This past thursday The Devil’s Carnival had its world premiere at the Laemmle Royal Theater in Santa Monica. Before the show a line of gothic carnie cosplayers snaked around the block from the building’s entrance – no doubt fans of Darren Lynn Bousman and his previous cult hit, Repo: The Genetic Opera.
The Devil’s Carnival wasn’t only premiering at the event, it was embarking on a 40 plus date road show that will see it – and members of its cast and crew – traveling the countryside and taking their circus to as many theaters as possible. Whatever you may think of Repo or this film, at least they provide experiences that are impossible to download.
Terrance Zdunich, who co-wrote Repo, also wrote the music for Carnival with Saar Hendelman. Zdunich stars alongside Bill Moseley, Briana Evigan, Emilie Autumn, J. Larose, Alexa Vega, Ogre, Paul Sorvino, Marc Senter, Sean Patrick Flanery and Slipknot’s The Clown.
In the film, “sinners are invited to a theme park where they endure the repetition of their transgressions. What chances do a conniving kleptomaniac, a gullible teenager, and an obsessed father stand when facing their own moral failings? Lucifer and his colorful cast of singing carnies invite you to grab a ticket to The Devil’s Carnival to find out!”
Head inside for a rundown of the event and some words from Bousman, Zdunich and the cast.
It should be noted that The Devil’s Carnival is an indie film in pretty much every sense of the world. From the nature of its financing, the way it came together creatively and the harsh conditions under which it was filmed, there was very little in the way of “luxury” to be had during the process of bringing it to the screen.
Speaking to Bousman, “We greenlit this on January 1st. It was supposed to be a 15 minute short with three songs at that point. By January 10th we expanded it to 10-15 songs and the cast had expanded from 5 people to 20 people. And – by the way – we didn’t get any more money. The amount of money was always the same, we just made it bigger anyway. I think what we were able to pull off for little to nothing is pretty remarkable.”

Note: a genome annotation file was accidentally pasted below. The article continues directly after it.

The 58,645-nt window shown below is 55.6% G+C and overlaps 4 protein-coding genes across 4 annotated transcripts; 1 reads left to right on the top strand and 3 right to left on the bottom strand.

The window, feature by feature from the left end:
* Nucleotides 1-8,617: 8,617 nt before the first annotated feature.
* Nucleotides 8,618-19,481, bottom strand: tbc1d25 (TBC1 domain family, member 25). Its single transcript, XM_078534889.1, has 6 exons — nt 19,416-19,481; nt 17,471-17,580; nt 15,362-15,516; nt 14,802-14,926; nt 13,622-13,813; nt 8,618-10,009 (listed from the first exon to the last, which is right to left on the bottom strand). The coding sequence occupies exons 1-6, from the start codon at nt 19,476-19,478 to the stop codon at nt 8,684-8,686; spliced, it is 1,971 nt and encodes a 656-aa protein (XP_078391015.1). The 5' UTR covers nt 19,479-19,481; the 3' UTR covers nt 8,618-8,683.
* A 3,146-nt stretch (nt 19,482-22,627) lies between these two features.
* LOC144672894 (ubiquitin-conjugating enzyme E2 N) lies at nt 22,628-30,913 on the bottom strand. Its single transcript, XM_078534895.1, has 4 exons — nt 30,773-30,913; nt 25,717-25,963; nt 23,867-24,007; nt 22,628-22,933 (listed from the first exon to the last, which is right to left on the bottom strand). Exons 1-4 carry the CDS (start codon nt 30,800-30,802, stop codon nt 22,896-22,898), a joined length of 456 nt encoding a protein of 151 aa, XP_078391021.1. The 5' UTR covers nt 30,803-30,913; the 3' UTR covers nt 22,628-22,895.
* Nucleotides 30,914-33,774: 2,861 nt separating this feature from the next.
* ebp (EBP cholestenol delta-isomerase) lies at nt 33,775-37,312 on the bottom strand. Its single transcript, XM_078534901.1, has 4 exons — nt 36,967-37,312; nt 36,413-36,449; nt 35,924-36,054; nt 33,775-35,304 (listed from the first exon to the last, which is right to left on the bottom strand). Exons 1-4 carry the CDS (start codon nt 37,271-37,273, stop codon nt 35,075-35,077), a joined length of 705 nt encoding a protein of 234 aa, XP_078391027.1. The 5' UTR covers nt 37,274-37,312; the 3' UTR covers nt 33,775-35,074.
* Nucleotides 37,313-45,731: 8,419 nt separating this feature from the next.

When it came to the topic of the roadshow he was also excited, it will bring this film to far more film patrons that the theatrical releases of 11-11-11 and Mother’s Day or pretty much anything he’s done since Repo four years ago. “I have this movie on more screens than my last three movies combined. And that, to me, is just disgusting. But it’s cool at the same time. It showed me that I don’t need someone to tell me what I can or can’t do anymore. This is the least marketable movie ever, but we were able to do it because we believed in it.”
When I spoke to Zdunich, who co-wrote the music and also plays Lucifer, he filled me in on the creative process behind the tunes. “The film runs about 60 minutes, and 32 of those minutes are music. So, for me, it really started with finding these archetypes and then finding the music to fit them. And I went from there.”
Nor was the production without some good old desert vandalism. Per producer Sean E. Demott, “These local kids broke into the dressing rooms when no one was watching and ran away with tons of hard drives. We literally had half of our crew chasing them down the road at two in the morning. We finally caught them and they had stashed the sh*t in a house. It was like an episode of “Cops” that landed on our set. ”
The elements themselves were also grueling. Bill Mosely, who plays The Magician in the film, joked that he’s still concerned about his health. “It was very cold and dusty. I may end up with the brown lung. Circus lung. But I enjoyed it. It’s always a pleasure to get back with the ‘Repo” bunch.”
While the film The Devil’s Carnival only runs 55 minutes, there’s much more to the experience than the film itself. The crew behind the roadshow has done everything they can to provide the audience with a carnival atmosphere short of assembling a ferris wheel in the parking lot.
Burlesque dancers take a cue from Lady Gaga and her fire spewing brazier as they dance to Marilyn Manson. Contortionists writhe across the stage. If you’re in costume – you’re called up to the front to take part in the cosplay contest. Repo nuts are also in for a treat – as a nearly 20 minutes behind the scenes look at that film’s production also unspools before Carnival. It gives you a fairly good luck at the atmosphere that’s created when everyone’s pulling together trying to make one of these gonzo musicals and it’s way more entertaining than your average EPK.
Warning to would-be pirates – perhaps my favorite part of the night is where they make the audience stand up and pledge not to pirate or upload the film. The audience is encouraged to police each other for douchebag activity, and if you’re caught you just may get punched in the nuts. Their words, not mine.
You can check out the rest of the dates on the roadshow and buy your tickets here.